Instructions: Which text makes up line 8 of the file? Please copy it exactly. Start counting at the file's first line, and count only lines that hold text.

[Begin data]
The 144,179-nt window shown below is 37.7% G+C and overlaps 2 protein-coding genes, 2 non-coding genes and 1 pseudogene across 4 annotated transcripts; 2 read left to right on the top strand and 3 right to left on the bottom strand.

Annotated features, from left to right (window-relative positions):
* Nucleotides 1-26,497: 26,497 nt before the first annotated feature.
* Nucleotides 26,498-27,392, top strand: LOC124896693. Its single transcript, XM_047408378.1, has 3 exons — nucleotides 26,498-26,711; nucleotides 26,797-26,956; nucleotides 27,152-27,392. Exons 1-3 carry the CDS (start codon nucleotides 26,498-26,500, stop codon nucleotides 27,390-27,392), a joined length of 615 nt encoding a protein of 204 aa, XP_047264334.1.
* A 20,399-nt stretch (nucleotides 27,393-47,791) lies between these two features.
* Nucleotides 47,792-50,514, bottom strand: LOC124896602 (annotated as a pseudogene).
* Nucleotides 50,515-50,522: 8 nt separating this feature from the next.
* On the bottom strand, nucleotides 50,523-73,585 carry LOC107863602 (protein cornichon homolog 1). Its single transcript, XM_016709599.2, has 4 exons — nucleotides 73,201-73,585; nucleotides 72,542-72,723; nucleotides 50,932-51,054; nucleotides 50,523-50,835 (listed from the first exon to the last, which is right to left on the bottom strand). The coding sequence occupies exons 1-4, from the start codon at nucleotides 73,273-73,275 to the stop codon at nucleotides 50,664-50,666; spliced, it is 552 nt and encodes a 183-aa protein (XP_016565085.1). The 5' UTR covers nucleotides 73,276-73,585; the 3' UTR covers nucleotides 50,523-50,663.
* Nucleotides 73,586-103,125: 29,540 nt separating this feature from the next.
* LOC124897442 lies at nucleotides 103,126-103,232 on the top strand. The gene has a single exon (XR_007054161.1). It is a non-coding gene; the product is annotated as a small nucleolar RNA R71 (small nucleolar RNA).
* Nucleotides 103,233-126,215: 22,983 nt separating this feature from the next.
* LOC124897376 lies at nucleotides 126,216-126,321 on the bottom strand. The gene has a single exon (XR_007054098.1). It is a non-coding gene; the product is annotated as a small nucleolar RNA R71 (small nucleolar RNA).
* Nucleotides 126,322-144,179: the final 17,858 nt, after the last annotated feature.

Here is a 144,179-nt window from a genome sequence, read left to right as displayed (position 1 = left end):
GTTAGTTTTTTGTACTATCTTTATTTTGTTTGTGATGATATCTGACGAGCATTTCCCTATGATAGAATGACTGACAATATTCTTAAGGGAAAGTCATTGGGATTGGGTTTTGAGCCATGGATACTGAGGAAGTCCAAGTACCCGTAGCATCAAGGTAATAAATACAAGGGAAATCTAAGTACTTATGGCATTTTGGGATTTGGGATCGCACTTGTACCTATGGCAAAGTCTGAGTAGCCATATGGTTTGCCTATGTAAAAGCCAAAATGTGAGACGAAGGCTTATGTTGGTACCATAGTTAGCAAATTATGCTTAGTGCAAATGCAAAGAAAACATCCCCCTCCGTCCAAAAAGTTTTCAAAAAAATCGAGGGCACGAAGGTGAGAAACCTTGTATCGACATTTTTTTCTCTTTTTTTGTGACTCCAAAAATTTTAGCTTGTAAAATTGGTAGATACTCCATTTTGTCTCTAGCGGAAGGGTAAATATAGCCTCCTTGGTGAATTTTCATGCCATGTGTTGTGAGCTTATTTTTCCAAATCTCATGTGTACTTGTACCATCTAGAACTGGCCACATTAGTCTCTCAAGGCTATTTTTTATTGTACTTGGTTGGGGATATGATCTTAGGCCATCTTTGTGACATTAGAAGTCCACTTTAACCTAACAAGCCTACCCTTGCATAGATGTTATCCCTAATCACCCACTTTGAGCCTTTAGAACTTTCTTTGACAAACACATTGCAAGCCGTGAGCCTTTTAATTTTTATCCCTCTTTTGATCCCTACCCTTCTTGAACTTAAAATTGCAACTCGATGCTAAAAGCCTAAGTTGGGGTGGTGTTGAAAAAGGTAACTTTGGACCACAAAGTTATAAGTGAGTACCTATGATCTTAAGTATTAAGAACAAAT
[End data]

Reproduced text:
* On the bottom strand, nucleotides 50,523-73,585 carry LOC107863602 (protein cornichon homolog 1). Its single transcript, XM_016709599.2, has 4 exons — nucleotides 73,201-73,585; nucleotides 72,542-72,723; nucleotides 50,932-51,054; nucleotides 50,523-50,835 (listed from the first exon to the last, which is right to left on the bottom strand). The coding sequence occupies exons 1-4, from the start codon at nucleotides 73,273-73,275 to the stop codon at nucleotides 50,664-50,666; spliced, it is 552 nt and encodes a 183-aa protein (XP_016565085.1). The 5' UTR covers nucleotides 73,276-73,585; the 3' UTR covers nucleotides 50,523-50,663.